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Spy vs. Spy vs. Spy

THE COMPANY: A Novel of the CIA, By Robert Littell, Overlook Press: 894 pp., $28.95

June 09, 2002|EUGEN WEBER | Eugen Weber is a contributing writer to Book Review.

On Friday, July 4, 1862, on a golden afternoon, the Rev. Robinson Duckworth of Trinity College, Oxford, and Charles Lutwidge Dodgson, a fellow of Christ Church College, took Lorina, Edith and 10-year-old Alice, the daughters of Henry Liddell, dean of Christ Church, boating on the Thames. "On which occasion," Dodgson noted later, "I told them the fairy tale of Alice's adventures underground." Unlike most children's stories of that day, the tale that Dodgson told and the expanded version that he published as Lewis Carroll had no moral and did not teach anything. Which may account for its success. A moral-free universe is an important lesson unto itself, especially when reading Robert Littell's "The Company," even though this hefty tome shares little of its predecessor's frisky whimsy.

The saga comes to us first as an ill-camouflaged docudrama about the history of the Cold War. It breaks for commercials on international conflicts, national and foreign politics, patriotism, opportunism, treachery and underhanded activity on all sides. It also offers a gripping tale of derring-do, office politics and intramural warfare within "the company." Subtitled "A Novel of the CIA" (and of the KGB, Mossad and MI6), it rides comfortably--though not comfortingly--on current tides of questions about what our intelligence agencies achieve. The litany of lapses and precarious feats that Littell lays out doesn't do much to reassure, but it stirs empathy in poor souls addicted to fumbling and misjudgment. As W.S. Gilbert might have said but didn't, "A spook's life is not a happy one."

"The Company" also provides a trove of tradecraft and trade lore: "legends," the pseudonyms and pseudo-identities agents assume; "serials," the fables they try to pass off as information; "cutouts" that stand between moles and those who handle them; lies and "fluttering" lie-detector tests. If that's not enough, there are also deceptions, betrayals, defectors and false defectors, smoke and mirrors everywhere and quite a lot to drink. Nothing succeeds like excess, and the CIA is there to prove it. So is "The Company."

Like foreplay, the CIA had to be invented as we went along. Like foreplay, it had of course been conjured up before. The United States boasted no peacetime intelligence establishment until after World War II. The Office of Strategic Services, improvised in 1942, could not have been expected to predict the attack on Pearl Harbor but it might have been expected to forecast the German offensive in the Ardennes in 1944 and the Battle of the Bulge that followed. It didn't. On the whole, though, stumbling through mined terrain, it proved no more blunder-prone than other spy covens, and it gave rise, in September 1947, to the Central Intelligence Agency, intended to coordinate all national security work.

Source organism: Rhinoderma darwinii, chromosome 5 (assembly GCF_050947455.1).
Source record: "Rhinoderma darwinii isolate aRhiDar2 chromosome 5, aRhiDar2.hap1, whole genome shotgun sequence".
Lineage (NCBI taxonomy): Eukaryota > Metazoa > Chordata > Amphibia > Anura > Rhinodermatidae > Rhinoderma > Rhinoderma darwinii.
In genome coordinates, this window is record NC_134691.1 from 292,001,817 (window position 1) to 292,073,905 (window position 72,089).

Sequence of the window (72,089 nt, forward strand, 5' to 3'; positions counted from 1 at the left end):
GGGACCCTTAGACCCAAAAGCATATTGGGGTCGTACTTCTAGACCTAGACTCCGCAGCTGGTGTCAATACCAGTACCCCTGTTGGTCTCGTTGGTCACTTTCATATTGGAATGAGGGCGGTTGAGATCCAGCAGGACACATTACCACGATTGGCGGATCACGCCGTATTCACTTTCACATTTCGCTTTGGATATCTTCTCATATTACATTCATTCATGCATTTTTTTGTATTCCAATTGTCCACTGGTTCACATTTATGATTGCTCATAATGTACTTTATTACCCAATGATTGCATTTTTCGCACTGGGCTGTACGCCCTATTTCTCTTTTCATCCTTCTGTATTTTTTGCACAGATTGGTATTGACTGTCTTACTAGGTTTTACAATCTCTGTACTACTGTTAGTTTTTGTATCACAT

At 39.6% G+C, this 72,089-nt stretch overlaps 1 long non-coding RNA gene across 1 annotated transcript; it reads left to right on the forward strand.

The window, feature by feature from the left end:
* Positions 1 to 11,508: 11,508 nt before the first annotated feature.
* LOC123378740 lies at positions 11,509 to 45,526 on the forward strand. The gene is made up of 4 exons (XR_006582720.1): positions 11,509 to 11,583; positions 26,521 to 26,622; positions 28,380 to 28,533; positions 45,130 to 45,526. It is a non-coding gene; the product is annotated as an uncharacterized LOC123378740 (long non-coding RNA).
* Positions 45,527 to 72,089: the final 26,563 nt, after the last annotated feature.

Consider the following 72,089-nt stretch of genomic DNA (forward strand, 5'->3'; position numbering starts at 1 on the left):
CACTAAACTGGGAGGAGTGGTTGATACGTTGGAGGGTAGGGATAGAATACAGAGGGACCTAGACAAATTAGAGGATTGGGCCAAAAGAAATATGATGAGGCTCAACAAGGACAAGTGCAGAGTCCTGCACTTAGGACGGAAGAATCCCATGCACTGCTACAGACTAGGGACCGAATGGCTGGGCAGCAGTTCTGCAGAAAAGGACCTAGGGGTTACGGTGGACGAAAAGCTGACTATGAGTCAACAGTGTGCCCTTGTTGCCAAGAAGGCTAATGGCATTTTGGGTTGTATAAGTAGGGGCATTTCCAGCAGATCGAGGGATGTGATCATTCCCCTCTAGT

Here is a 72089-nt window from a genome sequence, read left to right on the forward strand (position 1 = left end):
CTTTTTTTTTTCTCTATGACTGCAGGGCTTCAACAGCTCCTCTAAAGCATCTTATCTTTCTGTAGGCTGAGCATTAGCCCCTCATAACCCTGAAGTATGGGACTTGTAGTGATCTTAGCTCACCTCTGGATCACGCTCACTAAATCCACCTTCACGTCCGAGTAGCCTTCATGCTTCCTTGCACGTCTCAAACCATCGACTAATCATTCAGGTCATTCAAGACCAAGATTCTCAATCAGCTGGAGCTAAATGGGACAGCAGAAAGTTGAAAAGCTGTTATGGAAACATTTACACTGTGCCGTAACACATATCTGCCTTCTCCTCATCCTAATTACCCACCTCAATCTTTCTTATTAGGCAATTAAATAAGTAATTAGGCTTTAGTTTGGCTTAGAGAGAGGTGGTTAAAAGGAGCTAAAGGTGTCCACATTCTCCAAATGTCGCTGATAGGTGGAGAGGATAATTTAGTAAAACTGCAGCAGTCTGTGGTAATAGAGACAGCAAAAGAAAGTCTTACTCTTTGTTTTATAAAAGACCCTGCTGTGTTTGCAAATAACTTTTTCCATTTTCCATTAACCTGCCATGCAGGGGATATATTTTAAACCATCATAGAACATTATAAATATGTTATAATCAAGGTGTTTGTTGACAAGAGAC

A camel, someone has said, is a horse designed by a committee. Committees and compromises delivered the CIA as part of a hodgepodge that includes separate Army, Navy and Air Force intelligence departments, the Defense Intelligence Agency, the National Security Agency, State Department intelligence, a Department of Energy nuclear intelligence unit, the FBI and other morsels of alphabet soup. Soon, thanks to the Cold War, the new agency grew like Topsy, reaching some 20,000 in the United States and thousands more overseas. Littell mercifully does not go into these details, though his 1997 novel, "Walking Back the Cat," seemed to display his views in a nutshell: "overpriced, inefficient and messy, it makes big mistakes.... But it happens to be the only intelligence industry we have." And so a lot of CIA retainers, especially those of the Operations Directorate better known as the Department of Dirty Tricks, figure in his past novels.

Still more teem in "The Company's" multitudinous cast. They include real-life characters like James Jesus Angleton, the obsessive mole-hunting head of counterintelligence; and semi-fictional characters that (unlike real-life operatives!) don't mind breaking rules to press their covert actions in the field. For amateurs of spy-counterspy doings, there's plenty of dry cleaning (evasive action to avoid being followed), walking back the cat (going over an operation to see where it went wrong), wetwork (assassination) and overall experience, which is what we call our mistakes.

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